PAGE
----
As well as our efforts to find alternatives that enable testing in dogs to be avoided, we have a large programme that focuses on reducing the actual numbers used and improving animal welfare where dogs are still currently required for assessing the safety of new medicines. Again, this is an area where data sharing on study designs has been very powerful and by acting as an honest broker for cross-company data sharing, we have published recommendations on how to reduce the number of dogs used (either within each dose group that is tested or by reducing the overall number of doses of a drug that are assessed). We have also published recommendations on minimising the use of dogs as “recovery animals” for the registration of new medicines. These are additional groups of animals that are included in tests to determine whether animals can recover from any adverse effects caused by the compound being assessed. Data we have collected recently shows that our recommendations are having an impact with recovery animals generally being included in fewer studies and in fewer dose groups. The percentage of studies including recovery animals on first-in-human enabling studies for small molecule drugs has decreased from 65% in 2014 to 39% in 2017. 

Where dog use is considered necessary it is essential to minimise any suffering they might experience and we have also published recommendations on this. This includes limiting the amount of weight dogs lose on dose setting studies (weight loss is a sign of suffering) as well as promoting the housing of dogs in compatible groups during telemetry studies of cardiovascular function, rather than housing the dogs on their own which can be stressful for them. The use of microsampling techniques where only very small blood samples are taken has also been an area we have championed.  Microsampling is a refined blood sampling procedure which is quicker and less stressful to animals than traditional methods of obtaining blood for analysis during toxicity studies.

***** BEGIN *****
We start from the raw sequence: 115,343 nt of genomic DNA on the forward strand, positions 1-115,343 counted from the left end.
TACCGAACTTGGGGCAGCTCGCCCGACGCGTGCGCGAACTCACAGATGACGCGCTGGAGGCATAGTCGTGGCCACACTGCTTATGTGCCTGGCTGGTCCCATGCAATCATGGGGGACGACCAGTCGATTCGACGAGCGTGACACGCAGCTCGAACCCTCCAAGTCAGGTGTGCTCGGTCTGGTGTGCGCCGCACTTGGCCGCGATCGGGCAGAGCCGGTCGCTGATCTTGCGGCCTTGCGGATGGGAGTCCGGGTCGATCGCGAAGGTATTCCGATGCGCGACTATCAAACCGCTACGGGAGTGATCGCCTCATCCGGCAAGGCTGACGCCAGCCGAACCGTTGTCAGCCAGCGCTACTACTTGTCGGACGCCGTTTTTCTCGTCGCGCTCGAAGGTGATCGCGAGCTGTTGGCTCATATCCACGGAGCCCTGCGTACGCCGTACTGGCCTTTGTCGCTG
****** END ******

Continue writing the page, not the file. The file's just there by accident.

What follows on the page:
The role of the NC3Rs in replacing the use of animals for toxicity testing

Moving on to the second e-petition, 633591The term “NAMs” is in the petition text. This is a term that is used variably by different organisations as an abbreviation for non-animal methods or new approach methodologies. The term new approach methodologies specifically refers to technologies that replace the use of animals in assessing chemical or drug toxicity (i.e. the subject of e-petition 633591), whereas the term non-animal methods (used in the text of e-petition 633591) is generally used to describe approaches which replace the use of animals irrespective of purpose.  

Replacing the use of animals in research and testing is central to the NC3Rs mission. Over the past five years, we have committed £32.4M for research and innovation in the development of replacement technologies, with 32% (£10.4M) of this specifically for NAMs that replace the use of animal toxicity tests. The funding for NAMs has been used to support a range of scientific and technological advances. This includes new computational models, for example to predict the potential of chemicals in the environment to disrupt the function of human thyroid hormones, an area that without innovation will lead to large rises in animal use. Much of our funding commitment on NAMs has been for cell-based alternatives. This includes a new body-on-chip device for testing drugs and chemicals which uses 3D printing to create compartments that replicate the human heart, lungs, kidney, liver and brain, all connected by channels that mimic the human circulatory system, through which new drugs and chemicals can be pumped. This research was funded by an NC3Rs PhD studentship in partnership with Unilever and was recently featured in The Guardian, highlighting the public interest in this area.